Democratic 2020 presidential candidate Kamala Harris detailed her support for legalizing marijuana at the federal level Monday, saying that “it gives a lot of people joy.”
Harris, the junior senator from California, is part of an ever-expanding field of Democratic contenders looking to topple President Donald Trump in next year’s presidential election. And she is also one of a growing number of Democrats who support making weed legal across all 50 states.
Appearing on the syndicated radio show The Breakfast Club, Harris was asked about reports that she actually opposed the legalization of marijuana.
“That’s not true. Look, I joke about it, I have joked about it. Half my family is from Jamaica. Are you kidding me?” she said, laughing.
Harris was then asked whether she had tried marijuana.
I have. And I inhaled. I did inhale,” she said. “It was a long time ago but yes. I just broke news.” Harris then confirmed that she smoked weed in college and that “it was a joint.”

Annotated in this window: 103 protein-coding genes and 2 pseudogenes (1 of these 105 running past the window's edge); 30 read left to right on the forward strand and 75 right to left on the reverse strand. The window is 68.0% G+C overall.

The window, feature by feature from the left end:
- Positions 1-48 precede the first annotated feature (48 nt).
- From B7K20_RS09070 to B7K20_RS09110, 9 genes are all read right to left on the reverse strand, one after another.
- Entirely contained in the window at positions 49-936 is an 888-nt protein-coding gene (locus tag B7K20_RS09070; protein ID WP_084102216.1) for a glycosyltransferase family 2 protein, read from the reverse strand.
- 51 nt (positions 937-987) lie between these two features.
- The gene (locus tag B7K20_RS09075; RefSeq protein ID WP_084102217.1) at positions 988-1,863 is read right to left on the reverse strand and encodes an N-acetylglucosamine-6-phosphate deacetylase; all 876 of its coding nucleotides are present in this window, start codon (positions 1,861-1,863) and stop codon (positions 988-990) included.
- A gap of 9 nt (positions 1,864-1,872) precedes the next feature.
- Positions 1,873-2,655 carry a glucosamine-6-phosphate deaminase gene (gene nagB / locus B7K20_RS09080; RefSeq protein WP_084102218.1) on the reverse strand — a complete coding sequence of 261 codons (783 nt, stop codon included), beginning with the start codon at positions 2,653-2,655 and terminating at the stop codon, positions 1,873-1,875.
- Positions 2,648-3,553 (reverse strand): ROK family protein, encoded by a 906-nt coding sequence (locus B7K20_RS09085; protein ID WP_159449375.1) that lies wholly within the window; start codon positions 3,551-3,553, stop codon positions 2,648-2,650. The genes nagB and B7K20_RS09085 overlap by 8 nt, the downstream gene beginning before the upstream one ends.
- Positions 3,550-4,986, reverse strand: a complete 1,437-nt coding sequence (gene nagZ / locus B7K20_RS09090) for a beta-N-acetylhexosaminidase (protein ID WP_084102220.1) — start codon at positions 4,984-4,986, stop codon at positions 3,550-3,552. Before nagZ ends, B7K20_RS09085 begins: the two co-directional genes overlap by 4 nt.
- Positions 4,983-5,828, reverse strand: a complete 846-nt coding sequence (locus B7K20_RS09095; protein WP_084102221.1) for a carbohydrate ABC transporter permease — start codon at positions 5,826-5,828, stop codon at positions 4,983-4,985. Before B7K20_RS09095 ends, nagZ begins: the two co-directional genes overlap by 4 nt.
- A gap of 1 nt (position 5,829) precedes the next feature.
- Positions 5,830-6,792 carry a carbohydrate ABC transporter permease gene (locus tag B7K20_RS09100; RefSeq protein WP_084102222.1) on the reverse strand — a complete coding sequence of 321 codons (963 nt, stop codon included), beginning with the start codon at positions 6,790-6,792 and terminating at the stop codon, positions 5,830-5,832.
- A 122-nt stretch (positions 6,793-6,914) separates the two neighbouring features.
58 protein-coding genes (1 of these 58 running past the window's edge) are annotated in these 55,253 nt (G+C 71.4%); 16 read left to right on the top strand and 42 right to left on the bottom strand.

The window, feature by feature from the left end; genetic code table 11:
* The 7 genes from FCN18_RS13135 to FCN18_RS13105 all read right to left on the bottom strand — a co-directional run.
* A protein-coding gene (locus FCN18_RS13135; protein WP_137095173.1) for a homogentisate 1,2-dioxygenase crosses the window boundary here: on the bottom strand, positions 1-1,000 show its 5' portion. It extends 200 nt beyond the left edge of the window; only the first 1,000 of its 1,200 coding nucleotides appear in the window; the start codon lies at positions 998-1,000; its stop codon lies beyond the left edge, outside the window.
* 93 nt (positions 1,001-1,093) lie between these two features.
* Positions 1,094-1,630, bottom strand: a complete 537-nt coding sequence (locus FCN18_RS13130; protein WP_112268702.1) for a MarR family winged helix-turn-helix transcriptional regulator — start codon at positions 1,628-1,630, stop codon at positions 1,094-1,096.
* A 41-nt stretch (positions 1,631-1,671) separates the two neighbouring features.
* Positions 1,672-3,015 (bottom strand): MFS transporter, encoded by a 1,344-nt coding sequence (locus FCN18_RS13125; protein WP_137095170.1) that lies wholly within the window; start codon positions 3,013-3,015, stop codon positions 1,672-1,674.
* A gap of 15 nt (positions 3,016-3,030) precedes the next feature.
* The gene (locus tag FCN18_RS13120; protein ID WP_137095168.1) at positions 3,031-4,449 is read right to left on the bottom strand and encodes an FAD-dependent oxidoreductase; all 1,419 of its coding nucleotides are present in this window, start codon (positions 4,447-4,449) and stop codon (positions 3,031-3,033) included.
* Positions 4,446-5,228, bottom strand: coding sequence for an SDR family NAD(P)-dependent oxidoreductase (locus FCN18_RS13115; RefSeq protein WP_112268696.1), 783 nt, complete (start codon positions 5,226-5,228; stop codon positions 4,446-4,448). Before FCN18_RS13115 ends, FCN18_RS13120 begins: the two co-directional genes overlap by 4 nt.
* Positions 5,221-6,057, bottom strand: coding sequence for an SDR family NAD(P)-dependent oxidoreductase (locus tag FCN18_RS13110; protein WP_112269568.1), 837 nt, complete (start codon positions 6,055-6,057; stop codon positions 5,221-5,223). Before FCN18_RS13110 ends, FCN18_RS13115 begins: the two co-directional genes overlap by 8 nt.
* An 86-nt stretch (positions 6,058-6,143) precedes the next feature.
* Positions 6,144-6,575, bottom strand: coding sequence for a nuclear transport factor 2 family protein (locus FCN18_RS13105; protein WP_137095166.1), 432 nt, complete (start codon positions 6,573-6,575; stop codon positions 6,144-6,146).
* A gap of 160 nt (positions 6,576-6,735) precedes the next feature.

Asked whether she would smoke again, if it was legal, Harris said: “I think that it gives a lot of people joy and we need more joy.”
Harris’s comments follow those of fellow Democratic senator and 2020 candidate Cory Booker, who kicked off his campaign earlier this month by calling for legalizing marijuana as an essential part of criminal justice reform.
“We do not have equal justice under the law,” he told the Tom Joyner Morning Show. “I believe in redemption.”
Last year Booker introduced a bill to legalize marijuana at the federal level and gained support from other likely 2020 rivals, including Senators Kirsten Gillibrand and Bernie Sanders.
Marijuana is currently legal in 10 states, while 33 states have legalized the drug for medicinal use. Several more states are considering legalization in 2019. Polls have shown that calling for full legalization at the federal level is a winning issue with voters.
Sixty-two percent of Americans support the legalization of marijuana, according to an October 2018 Pew Research Center poll. That figure has doubled in the last two decades. What’s more, 69 percent of Democrats and 75 percent of independents who lean Democratic also support the drug’s legalization.
Senator Kamala Harris, a California Democrat who’s running for president, participates in a Q&A with leaders from historically black colleges and universities during a Thurgood Marshall College Fund event at the JW Marriott on February 7, in Washington, D.C. Chip Somodevilla/Getty Images